I’ve recently pushed out a pretty major change to the search results page in DIMES, inspired by direct feedback from users as well as analysis of web analytics and server logs, so I wanted to post a detailed account of both what I did as well as why I did it.
And here’s a screenshot of the same search after the changes:
There were a few things I knew going in. First of all, the system was too slow, and users were getting frustrated with long load times and slow responses. Second, I could tell from server logs and anecdotal evidence that many users were “pogo-sticking” back and forth between the search results page and finding aids. When I asked users why they were doing that, they told me they were looking for information they could not find in the search results page, including restrictions, detailed description of the result, and the location of a result within the hierarchy of a collection. In addition to this “pogo-sticking” being an inefficient search pattern for users, it also put a heavy load on the system, causing it to slow down even more, which in turn caused even more user frustration. Lastly, the appearance and behavior of facets – particularly the way in which the system reloaded the page when showing or hiding values within a particular group – was confusing to researchers.
I started out by tackling the facets, changing both the way in which they were grouped (breaking people and organizations into separate facets), and also replacing jargon-y terms (Geographic Name, Subject Name) with simpler, more intuitive names (Places, People). More importantly, instead of having the facets totally collapsed by default, I displayed the five most popular values within each facet, which vastly improved the “information scent” the interface provides to researchers. I also changed the functionality of the facets so that showing and hiding the full list of terms in a particular facet no longer required reloading the page.
Most of the work that I did, however, was focused on the main results content. As you’ll notice from the “before” screenshot, each result contained a fair amount of information. However, each result (and the page as a whole) lacked a clear visual hierarchy, which made it difficult for researchers to easily parse the information presented to them.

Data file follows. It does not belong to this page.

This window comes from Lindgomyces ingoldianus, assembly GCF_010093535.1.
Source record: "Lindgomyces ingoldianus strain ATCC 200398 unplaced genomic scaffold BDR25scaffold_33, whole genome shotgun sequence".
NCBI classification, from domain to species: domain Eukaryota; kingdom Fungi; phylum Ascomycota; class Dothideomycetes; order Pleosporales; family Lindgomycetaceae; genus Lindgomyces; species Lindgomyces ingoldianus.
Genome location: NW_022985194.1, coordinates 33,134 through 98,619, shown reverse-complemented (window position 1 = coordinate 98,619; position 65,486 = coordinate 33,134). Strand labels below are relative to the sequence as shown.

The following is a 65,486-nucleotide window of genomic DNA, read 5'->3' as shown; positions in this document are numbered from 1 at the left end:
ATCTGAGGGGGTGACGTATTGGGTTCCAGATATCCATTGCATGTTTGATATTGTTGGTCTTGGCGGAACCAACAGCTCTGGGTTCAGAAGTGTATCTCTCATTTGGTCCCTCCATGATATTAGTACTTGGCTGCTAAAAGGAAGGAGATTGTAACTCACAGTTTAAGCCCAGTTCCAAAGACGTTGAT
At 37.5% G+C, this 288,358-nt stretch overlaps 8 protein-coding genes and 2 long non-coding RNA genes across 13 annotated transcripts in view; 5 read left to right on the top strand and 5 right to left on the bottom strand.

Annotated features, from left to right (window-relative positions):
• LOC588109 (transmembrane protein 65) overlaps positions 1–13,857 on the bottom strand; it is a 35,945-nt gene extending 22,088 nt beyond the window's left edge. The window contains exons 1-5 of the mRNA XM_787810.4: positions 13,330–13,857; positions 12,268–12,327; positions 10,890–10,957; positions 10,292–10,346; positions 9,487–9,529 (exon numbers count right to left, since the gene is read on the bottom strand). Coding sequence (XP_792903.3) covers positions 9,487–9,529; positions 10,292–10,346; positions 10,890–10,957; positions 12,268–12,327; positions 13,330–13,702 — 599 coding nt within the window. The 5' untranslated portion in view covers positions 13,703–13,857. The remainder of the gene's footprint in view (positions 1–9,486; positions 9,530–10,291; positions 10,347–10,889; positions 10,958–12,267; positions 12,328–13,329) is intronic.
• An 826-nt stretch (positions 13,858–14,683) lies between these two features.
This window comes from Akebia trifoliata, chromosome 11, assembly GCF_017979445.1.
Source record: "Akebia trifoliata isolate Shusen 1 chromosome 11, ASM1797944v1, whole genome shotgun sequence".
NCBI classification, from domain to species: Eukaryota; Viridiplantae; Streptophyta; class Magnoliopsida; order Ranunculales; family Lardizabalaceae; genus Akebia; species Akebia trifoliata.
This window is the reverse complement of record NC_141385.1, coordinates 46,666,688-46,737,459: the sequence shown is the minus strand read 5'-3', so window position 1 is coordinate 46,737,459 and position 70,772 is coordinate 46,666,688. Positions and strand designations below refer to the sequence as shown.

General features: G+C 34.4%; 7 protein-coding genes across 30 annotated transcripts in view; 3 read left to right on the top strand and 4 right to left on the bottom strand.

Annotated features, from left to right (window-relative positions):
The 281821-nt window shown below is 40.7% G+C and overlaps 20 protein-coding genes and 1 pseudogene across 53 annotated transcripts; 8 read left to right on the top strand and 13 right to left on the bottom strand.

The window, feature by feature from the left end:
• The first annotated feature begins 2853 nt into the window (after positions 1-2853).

Using web analytics data, I began by stripping out information and functionality from the interface that was not used; the subjects and “Find similar items” functionality were seldom clicked on and were consequently the first things to go. In addition, I removed all of the labels for information and instead created a clear visual hierarchy to help users understand the display. As I discovered when testing, the removal of these labels coupled with an improved visual hierarchy helped to unclutter the interface, which allowed users to understand the information presented to them much more easily.
Once I’d done that, I realized that there was a lot of wasted space on the page; it was not necessary for each result to extend all the way across the screen. I did some whiteboard brainstorming and came up with a couple of ideas
I then turned those into more detailed mockups. The concept that quickly rose to the top from this exercise was a three-column layout which made better use of the horizontal space on the screen to display a details panel for one result at a time. This details panel would contain some of the information that users clearly felt was missing from the display: access restrictions, scope and content notes at the component level, and the location of the component in the collection hierarchy.
My first try at prototyping this required users to click on a component to see the details panel, and then click on the title in that details panel to go to the finding aid. However, it was quickly apparent that users found this behavior a bit counterintuitive.
Consequently, I changed things around a bit so that the details panel would show when researchers hovered over a result, and that if they clicked on the title of that result they’d be taken to the finding aid.
Lastly, I also made some changes to the amount of information the system loads when going to a finding aid from a search result. Previously, the system tried to load the entire container list when users clicked on a hit. This resulted in a lot of extra data being loaded (and often loaded over and over) putting an unnecessary load on the system. Through testing, I discovered that users did not want or need to see the entire container list when they clicked on a search result. Instead, they wanted to see some of the folders surrounding the hit they got, in case there were other folders they might want to see. Now, the system loads only the components at the same hierarchical level as the hit: for example, if a hit is located in Series 1, Subseries A of a collection, the system will only load Subseries A. This is much faster, and a quick look at server logs shows that the system is handling requests much faster and more efficiently.